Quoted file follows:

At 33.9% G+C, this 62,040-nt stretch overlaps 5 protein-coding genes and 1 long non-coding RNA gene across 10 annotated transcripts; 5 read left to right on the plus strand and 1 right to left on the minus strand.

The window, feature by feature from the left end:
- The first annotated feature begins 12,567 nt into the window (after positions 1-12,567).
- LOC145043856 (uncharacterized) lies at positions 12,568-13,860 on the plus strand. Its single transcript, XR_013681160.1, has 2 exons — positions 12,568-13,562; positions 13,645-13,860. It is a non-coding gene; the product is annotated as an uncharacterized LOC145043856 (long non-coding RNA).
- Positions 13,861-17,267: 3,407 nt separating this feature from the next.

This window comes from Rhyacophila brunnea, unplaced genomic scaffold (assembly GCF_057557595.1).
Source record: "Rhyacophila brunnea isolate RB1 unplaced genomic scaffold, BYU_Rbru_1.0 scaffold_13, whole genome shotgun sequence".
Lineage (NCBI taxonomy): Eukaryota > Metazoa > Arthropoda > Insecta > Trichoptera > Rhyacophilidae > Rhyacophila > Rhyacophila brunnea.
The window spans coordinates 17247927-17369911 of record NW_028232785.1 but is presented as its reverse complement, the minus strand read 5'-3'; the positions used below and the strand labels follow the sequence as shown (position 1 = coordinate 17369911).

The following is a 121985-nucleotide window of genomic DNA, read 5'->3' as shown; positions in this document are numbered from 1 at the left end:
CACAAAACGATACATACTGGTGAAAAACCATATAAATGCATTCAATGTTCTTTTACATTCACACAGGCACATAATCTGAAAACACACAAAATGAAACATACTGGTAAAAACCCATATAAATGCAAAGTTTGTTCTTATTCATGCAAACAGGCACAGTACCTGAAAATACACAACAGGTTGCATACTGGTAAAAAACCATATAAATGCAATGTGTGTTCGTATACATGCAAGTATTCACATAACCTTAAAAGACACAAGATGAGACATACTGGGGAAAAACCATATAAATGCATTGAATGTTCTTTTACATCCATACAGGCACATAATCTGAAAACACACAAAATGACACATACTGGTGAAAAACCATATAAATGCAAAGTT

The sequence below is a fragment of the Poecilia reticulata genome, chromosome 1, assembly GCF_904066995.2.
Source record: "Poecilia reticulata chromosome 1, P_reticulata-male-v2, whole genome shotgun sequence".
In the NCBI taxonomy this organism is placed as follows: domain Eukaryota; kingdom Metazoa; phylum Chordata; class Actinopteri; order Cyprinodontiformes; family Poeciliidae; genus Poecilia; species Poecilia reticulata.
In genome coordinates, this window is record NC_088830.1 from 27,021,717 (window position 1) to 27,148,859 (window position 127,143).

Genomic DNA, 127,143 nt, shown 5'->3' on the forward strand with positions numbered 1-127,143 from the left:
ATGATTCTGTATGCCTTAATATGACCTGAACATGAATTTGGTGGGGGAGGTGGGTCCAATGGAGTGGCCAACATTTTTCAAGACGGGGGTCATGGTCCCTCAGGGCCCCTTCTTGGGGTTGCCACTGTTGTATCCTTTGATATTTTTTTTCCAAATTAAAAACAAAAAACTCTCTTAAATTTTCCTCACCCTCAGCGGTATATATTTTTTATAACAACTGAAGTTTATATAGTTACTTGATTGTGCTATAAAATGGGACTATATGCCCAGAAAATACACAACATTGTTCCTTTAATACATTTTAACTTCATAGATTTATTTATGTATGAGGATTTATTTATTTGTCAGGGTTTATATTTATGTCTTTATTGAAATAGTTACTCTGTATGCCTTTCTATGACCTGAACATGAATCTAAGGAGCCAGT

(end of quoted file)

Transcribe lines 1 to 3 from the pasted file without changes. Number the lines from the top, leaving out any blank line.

At 33.9% G+C, this 62,040-nt stretch overlaps 5 protein-coding genes and 1 long non-coding RNA gene across 10 annotated transcripts; 5 read left to right on the plus strand and 1 right to left on the minus strand.

The window, feature by feature from the left end:
- The first annotated feature begins 12,567 nt into the window (after positions 1-12,567).